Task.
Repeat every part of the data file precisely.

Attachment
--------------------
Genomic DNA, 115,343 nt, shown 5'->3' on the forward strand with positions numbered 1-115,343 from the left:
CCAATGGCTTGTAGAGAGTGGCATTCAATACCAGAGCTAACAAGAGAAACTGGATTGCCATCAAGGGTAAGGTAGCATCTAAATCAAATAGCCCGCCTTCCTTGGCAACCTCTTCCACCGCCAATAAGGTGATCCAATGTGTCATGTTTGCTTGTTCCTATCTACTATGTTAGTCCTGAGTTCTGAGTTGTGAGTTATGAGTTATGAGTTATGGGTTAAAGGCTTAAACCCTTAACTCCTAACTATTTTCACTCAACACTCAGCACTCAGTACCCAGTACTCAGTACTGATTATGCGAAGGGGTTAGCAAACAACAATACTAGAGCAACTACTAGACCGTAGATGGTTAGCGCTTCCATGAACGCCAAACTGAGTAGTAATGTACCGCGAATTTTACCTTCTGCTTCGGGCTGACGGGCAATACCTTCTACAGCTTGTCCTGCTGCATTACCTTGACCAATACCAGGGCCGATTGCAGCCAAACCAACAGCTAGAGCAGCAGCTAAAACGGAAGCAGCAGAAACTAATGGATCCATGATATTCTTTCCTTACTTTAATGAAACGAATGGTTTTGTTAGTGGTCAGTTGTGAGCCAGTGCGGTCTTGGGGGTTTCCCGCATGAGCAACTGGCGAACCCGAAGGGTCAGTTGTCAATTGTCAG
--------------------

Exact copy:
Genomic DNA, 115,343 nt, shown 5'->3' on the forward strand with positions numbered 1-115,343 from the left:
CCAATGGCTTGTAGAGAGTGGCATTCAATACCAGAGCTAACAAGAGAAACTGGATTGCCATCAAGGGTAAGGTAGCATCTAAATCAAATAGCCCGCCTTCCTTGGCAACCTCTTCCACCGCCAATAAGGTGATCCAATGTGTCATGTTTGCTTGTTCCTATCTACTATGTTAGTCCTGAGTTCTGAGTTGTGAGTTATGAGTTATGAGTTATGGGTTAAAGGCTTAAACCCTTAACTCCTAACTATTTTCACTCAACACTCAGCACTCAGTACCCAGTACTCAGTACTGATTATGCGAAGGGGTTAGCAAACAACAATACTAGAGCAACTACTAGACCGTAGATGGTTAGCGCTTCCATGAACGCCAAACTGAGTAGTAATGTACCGCGAATTTTACCTTCTGCTTCGGGCTGACGGGCAATACCTTCTACAGCTTGTCCTGCTGCATTACCTTGACCAATACCAGGGCCGATTGCAGCCAAACCAACAGCTAGAGCAGCAGCTAAAACGGAAGCAGCAGAAACTAATGGATCCATGATATTCTTTCCTTACTTTAATGAAACGAATGGTTTTGTTAGTGGTCAGTTGTGAGCCAGTGCGGTCTTGGGGGTTTCCCGCATGAGCAACTGGCGAACCCGAAGGGTCAGTTGTCAATTGTCAG